Russian automaker, GAZ Group says it «must be» selling 30% of its production to non ex-Soviet Union countries in three years as the organisation looks to take advantage of a depreciating rouble.
The manufacturer has a natural constituency in legacy markets and is evaluating Vietnam and Cuba for example, but is keen to demonstrate the international attraction of its commercial vehicles to more traditional countries.
GAZ has already almost doubled its overseas destinations from 16 in 2013 to 30 last year, although a punitive European customs tax of 22% means EU exports remain problematic.
«In three years we must be selling 30% of our output to export markets and by export markets, we mean real export, excluding former Soviet Union countries,» GAZ Group president, Vadim Sorokin told just-auto on the sidelines of the recent Russian Automotive Forum in Moscow.
Despite Russia's undoubted economic travails at the moment, with high interest rates and inflation coupled with a falling rouble, GAZ cites dealer confidence and its brand power as evidence it has cemented its position in the home market.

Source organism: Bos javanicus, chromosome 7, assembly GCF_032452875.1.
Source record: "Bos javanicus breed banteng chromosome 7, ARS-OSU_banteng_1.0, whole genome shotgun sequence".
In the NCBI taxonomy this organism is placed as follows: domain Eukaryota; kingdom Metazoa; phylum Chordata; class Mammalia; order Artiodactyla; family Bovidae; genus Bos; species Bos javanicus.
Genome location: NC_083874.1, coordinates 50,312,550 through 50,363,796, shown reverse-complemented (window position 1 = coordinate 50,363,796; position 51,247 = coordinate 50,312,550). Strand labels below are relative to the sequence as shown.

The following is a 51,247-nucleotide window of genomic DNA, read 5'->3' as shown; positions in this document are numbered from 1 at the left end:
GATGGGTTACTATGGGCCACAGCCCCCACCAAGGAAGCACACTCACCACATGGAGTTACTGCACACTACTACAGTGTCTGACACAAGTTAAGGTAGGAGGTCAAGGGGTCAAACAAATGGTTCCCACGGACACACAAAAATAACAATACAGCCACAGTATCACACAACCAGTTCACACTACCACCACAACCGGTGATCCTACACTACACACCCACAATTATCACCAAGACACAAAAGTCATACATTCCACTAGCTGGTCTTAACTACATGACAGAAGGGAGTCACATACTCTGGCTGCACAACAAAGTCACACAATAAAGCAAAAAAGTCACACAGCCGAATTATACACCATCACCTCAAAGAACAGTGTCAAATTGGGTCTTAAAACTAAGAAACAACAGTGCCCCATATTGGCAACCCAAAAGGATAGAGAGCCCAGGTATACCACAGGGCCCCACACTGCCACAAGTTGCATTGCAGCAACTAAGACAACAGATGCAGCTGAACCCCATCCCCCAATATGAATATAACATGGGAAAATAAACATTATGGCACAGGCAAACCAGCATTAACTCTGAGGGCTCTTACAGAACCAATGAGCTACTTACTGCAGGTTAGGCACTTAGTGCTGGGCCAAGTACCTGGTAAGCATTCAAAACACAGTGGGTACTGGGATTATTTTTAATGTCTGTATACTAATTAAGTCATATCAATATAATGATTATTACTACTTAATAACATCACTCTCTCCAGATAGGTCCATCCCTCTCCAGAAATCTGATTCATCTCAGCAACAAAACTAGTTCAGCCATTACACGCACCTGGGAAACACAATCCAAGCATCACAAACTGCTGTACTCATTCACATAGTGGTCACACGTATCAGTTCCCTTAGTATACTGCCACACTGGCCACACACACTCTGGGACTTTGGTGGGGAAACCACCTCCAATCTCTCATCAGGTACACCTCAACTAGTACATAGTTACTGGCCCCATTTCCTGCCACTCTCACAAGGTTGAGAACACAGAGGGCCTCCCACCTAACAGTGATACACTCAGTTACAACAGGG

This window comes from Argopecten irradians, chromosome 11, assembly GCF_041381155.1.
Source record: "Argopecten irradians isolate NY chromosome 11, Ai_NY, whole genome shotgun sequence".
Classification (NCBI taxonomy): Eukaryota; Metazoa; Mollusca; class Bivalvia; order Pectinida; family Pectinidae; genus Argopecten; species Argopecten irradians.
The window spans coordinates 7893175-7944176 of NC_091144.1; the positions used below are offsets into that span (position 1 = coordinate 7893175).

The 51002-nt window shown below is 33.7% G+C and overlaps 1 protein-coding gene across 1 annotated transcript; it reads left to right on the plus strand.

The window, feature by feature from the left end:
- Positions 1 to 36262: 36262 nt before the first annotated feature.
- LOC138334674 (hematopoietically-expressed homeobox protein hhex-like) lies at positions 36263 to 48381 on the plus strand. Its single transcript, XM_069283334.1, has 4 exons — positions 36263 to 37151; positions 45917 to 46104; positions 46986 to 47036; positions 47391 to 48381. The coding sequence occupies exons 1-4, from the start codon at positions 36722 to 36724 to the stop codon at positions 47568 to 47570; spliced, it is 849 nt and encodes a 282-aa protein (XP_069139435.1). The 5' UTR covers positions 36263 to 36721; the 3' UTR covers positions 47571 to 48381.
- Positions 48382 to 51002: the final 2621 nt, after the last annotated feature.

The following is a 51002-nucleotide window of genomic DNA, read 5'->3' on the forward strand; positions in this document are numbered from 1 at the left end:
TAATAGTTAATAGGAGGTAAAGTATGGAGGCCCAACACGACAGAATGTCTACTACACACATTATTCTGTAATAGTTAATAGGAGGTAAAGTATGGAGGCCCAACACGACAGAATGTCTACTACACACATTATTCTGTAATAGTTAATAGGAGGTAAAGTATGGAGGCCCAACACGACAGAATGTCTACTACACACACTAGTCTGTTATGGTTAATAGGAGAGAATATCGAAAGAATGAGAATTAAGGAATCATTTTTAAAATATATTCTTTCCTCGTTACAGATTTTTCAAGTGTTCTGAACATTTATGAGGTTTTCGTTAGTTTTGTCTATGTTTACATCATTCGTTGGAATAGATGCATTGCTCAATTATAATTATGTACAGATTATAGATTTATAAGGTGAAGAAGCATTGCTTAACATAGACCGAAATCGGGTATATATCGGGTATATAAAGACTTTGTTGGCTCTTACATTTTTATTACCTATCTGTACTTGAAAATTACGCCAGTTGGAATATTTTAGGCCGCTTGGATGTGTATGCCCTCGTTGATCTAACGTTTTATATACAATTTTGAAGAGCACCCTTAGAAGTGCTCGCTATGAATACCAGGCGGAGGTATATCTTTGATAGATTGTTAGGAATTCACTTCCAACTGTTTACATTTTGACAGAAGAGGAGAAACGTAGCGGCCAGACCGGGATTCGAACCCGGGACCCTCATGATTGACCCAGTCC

«We have created a very good system in Russia and few people take heed of that,» he said. «In 2014, we have been rated number one in the dealer satisfaction index in a survey done by EY.
«The survey included dealers of over 30 brands - practically all the automotive global players who are present in the Russian market. We were second to Audi in this rating before and now we have been ahead of everybody else for the last two years in a row.
«Also, according to research made by international agency, Interbrand, GAZelle was recognised as the most valuable Russian automotive brand. We are the only Russian automotive brand in the rating - we were ranked higher than Aeroflot.»
The GAZ chief also outlined how tougher engine standards were starting to become the norm in Russia as effects from European legislation started to influence the country.
«Currently we have Euro IV standards in Russia and we have Euro V kicking in - we are building Euro V. Really, all these strict emission standards are developed in Europe where there are many densely populated cities.
«In Russia, it is a couple of megalopolis like Moscow and St Petersburg, but there are huge distances and vast territories. Sometimes you go 250km along a road without a settlement in sight.»
In 2014, GAZ obtained unified European vehicle type approval allowing it to sell GAZelle Next vehicles in the European Union.
Certification tests were carried out both in Russia and abroad while emission tests were performed by AT IDIADA, Spain as there was no equipment for Euro-5 emission tests in Russia at that time.
The export share of GAZ commercial vehicle sales has grown from 13% to 18% during the last two years with the company attributing the increase to a rise in sales in the CIS, South-Eastern Asia, North Africa and the Middle East.